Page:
I come from a Christmas list family. As children we always made up our Christmas lists when that time of year came around so that everyone in our family would know what we wanted and could more easily purchase things for us. And no one had to get default presents that kids hate like socks. We didn’t get everything on our list and people were free to go off list if they desired but the list was always there as a handy tool.

Being a comic book collector, even as a kid, always left me in a bit of a bind; Christmas list wise that is. These were the days before comic shops and mail order was the only way to get old comics. Except for the Fireside Origins books, (Origins of Marvel Comics, Son of Origins of Marvel Comics, Bring On the Bad Guys etc.) all of which I got for gifts, there were no trade paperbacks. So putting comic books on my Christmas list wasn’t practical. People didn’t want to have to jump through hoops to get a comic and random ones I might have already. Subscriptions were a decent answer to this and I had quite a few subs to comics in my childhood. But subscriptions were a deferred present (though welcome) and not special like a Fireside Origins book.

I mentioned that this was before comic shops were around but when the first one opened around here (1981) it really didn’t change much via Christmas lists. My chances were still iffy that someone would go to the comic shop and track down what I wanted. Going to the comic shop was not in anyone’s usual routine and they would get stuff in the stores they normally frequent rather than venture into unknown parts. If it wasn’t in a mainstream bookstore my chances of getting it were slim. There were not many comics or trades in bookstores in those days.

Now, I want to bring you up to today. In the great trade paperback versus single comic at a time debate I come squarely down in the middle. I go to the comic shop every week and enjoy the periodical nature of comics. But if companies are going to sell trades and hardcovers cheaper than the actual comics then I am going to wait for the trades. Of course there is some small press stuff for which I buy both the comic and the trade. Gotta support the team. But for making wish lists trades are the best.

I had a birthday this last week and I have to sing the praises of the Amazon.com wish list and all of the comic book trades, hardcovers and graphic novels that they carry. I’ve been using them for quite a few years and they make ordering things I want as gifts real easy for my family. So I get a lot of cool comics now.

This year I got: Black Hole by Charles Burns, Paul Moves Out and Paul Has a Summer Job by Michel Rabagliati, Treasury of Victorian Murder: The Case of Madeleine Smith by Rick Geary, Invincible: Ultimate Collection, Vol. 2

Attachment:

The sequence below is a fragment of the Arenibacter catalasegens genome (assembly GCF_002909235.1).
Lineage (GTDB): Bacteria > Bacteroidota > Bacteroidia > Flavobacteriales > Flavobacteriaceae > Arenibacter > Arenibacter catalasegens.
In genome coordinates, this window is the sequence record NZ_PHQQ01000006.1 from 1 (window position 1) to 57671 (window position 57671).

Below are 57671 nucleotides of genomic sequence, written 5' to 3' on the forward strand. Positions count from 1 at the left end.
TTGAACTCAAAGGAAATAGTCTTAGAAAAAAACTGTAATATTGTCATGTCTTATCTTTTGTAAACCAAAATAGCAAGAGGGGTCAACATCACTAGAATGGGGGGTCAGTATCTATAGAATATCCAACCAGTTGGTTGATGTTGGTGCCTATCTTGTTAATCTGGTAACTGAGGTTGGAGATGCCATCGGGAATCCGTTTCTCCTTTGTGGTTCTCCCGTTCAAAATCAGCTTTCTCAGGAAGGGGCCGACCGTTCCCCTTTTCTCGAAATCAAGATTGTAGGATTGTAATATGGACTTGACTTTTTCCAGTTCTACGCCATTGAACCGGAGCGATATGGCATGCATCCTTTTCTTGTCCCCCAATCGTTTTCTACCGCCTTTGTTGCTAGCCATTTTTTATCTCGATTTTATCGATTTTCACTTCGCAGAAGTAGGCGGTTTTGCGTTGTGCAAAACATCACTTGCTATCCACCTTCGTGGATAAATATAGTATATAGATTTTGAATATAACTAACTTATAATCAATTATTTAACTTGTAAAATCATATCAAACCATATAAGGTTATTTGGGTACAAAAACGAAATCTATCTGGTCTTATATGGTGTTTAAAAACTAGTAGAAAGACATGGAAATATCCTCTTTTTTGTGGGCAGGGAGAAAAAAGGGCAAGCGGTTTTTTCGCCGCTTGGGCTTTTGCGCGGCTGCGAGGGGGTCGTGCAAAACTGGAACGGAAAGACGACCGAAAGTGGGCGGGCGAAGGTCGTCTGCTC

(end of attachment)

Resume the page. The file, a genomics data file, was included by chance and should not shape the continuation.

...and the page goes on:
by Robert Kirkman, Ryan Ottley, Bill Crabtree, The Mad Archives, Vol. 1, and Kamandi Archives, Volume 1 by Jack Kirby. A nice collection of stuff.

Oddly enough I’m hesitant to read them all. I so like having a whole bunch of good comics to look forward to that I don’t want to get through them so quickly. I want them to last. You can only read something for the first time once. And so many somethings is a treat.

So far I have read: Paul Has a Summer Job, it’s a coming of age story as Paul gets a job after high school as a camp counselor at a camp in the middle of the woods and learns something about life, love and fun. Good stuff that has a lot of heart.

Treasury of Victorian Murder: The Case of Madeleine Smith by Rick Geary, I like this series of books. Geary does an excellent job of transporting the reader to another time and giving us a look into a infamous murder case. Background is given, the people are introduced and the facts laid out before us. Plus some speculation. I love non-fiction and history books but the fact that this is a comic takes me to the time and place in a different way than prose does. This book is about a poisoning case in Scotland in 1855. Every book in the series is good and this is no exception.

Kamandi Archives 1, I have only read the first issue in this and it is the first time I have ever read it. I have probably read about a third of the Kamandi series so most of it will be new. The main comment I have is, “This is how a first issue should be done”. I have complained before about origin issues but this is a good one. We are introduced to many interesting concepts and characters while the story is being told in a mere 22 pages. It left me wanting to see more of Kamandi’s world. There is a reason Kirby is such a renowned storyteller and Kamandi 1 is sure proof of that.

Mad Archives 1, I have read the first two issues in here and though the humor is a little dated (just in places) the cartooning is first rate and funny is funny. I had read that these were a little bigger than the normal DC Archives but they are really quite a bit bigger. They are about an inch taller and two inches wider. I like the big size a lot. I guess it’s to fit in with the Mad Magazine size reprints.

Happiness is a whole pile of good comics to read.